Syrian hamsters are used to model the human medical conditions including various cancers, metabolic diseases, non-cancer respiratory diseases, cardiovascular diseases, infectious diseases, and general health concerns. In 2006-07, Syrian hamsters accounted for 19% of the total animal research participants in the United States.
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While mice, rats and other rodents are by far the most widely used animals in biomedical research, recent studies have highlighted their limitations. For example, the utility of the use of rodents in testing for sepsis, burns, inflammation, stroke, ALS, Alzheimer’s, diabetes, cancer, multiple sclerosis, Parkinson’s disease and other illnesses has been called into question by a number of researchers. Regarding experiments on mice in particular, some researchers have complained that “years and billions of dollars have been wasted following false leads” as a result of a preoccupation with the use of these animals in studies.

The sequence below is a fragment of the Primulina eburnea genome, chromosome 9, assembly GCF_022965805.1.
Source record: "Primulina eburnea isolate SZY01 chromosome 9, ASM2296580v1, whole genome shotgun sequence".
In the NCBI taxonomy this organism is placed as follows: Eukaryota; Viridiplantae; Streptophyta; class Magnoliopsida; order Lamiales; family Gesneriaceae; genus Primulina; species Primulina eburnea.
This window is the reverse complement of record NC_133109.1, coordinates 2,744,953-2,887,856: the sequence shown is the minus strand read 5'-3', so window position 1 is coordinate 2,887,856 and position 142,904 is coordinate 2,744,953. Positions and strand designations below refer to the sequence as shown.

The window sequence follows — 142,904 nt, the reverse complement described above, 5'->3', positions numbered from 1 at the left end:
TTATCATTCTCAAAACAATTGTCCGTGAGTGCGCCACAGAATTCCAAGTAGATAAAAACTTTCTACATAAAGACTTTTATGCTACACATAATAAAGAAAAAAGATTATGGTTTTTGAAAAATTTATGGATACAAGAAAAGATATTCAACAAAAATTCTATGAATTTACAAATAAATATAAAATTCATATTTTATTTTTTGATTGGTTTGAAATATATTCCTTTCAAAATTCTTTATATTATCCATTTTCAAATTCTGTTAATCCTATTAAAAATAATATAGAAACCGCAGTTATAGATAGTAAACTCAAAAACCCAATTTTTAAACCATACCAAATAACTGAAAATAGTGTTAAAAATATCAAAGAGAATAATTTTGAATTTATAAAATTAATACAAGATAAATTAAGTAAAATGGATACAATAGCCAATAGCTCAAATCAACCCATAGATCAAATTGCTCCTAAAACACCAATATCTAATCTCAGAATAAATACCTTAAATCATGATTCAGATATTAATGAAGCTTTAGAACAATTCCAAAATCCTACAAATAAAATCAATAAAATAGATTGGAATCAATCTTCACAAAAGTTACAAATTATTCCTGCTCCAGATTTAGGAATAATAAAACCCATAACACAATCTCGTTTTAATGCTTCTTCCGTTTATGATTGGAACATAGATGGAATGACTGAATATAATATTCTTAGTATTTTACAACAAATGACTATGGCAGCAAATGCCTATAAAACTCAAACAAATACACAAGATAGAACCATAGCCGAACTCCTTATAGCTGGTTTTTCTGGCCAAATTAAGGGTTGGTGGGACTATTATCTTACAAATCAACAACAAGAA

An article in The Scientist notes, “The difficulties associated with using animal models for human disease result from the metabolic, anatomic, and cellular differences between humans and other creatures, but the problems go even deeper than that” including issues with the design and execution of the tests themselves.